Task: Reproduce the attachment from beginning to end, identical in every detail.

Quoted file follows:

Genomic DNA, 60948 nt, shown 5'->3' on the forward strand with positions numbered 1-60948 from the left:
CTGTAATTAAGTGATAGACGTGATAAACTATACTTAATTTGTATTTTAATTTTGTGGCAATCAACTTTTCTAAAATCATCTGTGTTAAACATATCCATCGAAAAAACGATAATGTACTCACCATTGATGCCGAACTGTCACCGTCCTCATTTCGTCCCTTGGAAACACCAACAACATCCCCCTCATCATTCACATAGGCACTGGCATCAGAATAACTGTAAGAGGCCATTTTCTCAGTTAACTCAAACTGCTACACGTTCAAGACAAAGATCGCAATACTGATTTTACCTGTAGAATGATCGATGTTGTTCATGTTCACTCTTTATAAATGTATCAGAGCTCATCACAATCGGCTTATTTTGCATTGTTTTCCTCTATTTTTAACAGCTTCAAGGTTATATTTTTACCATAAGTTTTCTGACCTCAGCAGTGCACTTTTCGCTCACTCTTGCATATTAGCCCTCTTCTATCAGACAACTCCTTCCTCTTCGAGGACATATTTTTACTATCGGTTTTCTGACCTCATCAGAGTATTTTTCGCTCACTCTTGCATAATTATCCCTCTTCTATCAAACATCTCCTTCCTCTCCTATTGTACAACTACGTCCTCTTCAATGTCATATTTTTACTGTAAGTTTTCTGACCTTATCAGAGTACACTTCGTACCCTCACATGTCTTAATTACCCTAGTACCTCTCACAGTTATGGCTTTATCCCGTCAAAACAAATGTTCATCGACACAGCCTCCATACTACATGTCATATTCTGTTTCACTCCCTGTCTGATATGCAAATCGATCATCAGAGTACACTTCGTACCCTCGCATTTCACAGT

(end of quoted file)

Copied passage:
Genomic DNA, 60948 nt, shown 5'->3' on the forward strand with positions numbered 1-60948 from the left:
CTGTAATTAAGTGATAGACGTGATAAACTATACTTAATTTGTATTTTAATTTTGTGGCAATCAACTTTTCTAAAATCATCTGTGTTAAACATATCCATCGAAAAAACGATAATGTACTCACCATTGATGCCGAACTGTCACCGTCCTCATTTCGTCCCTTGGAAACACCAACAACATCCCCCTCATCATTCACATAGGCACTGGCATCAGAATAACTGTAAGAGGCCATTTTCTCAGTTAACTCAAACTGCTACACGTTCAAGACAAAGATCGCAATACTGATTTTACCTGTAGAATGATCGATGTTGTTCATGTTCACTCTTTATAAATGTATCAGAGCTCATCACAATCGGCTTATTTTGCATTGTTTTCCTCTATTTTTAACAGCTTCAAGGTTATATTTTTACCATAAGTTTTCTGACCTCAGCAGTGCACTTTTCGCTCACTCTTGCATATTAGCCCTCTTCTATCAGACAACTCCTTCCTCTTCGAGGACATATTTTTACTATCGGTTTTCTGACCTCATCAGAGTATTTTTCGCTCACTCTTGCATAATTATCCCTCTTCTATCAAACATCTCCTTCCTCTCCTATTGTACAACTACGTCCTCTTCAATGTCATATTTTTACTGTAAGTTTTCTGACCTTATCAGAGTACACTTCGTACCCTCACATGTCTTAATTACCCTAGTACCTCTCACAGTTATGGCTTTATCCCGTCAAAACAAATGTTCATCGACACAGCCTCCATACTACATGTCATATTCTGTTTCACTCCCTGTCTGATATGCAAATCGATCATCAGAGTACACTTCGTACCCTCGCATTTCACAGT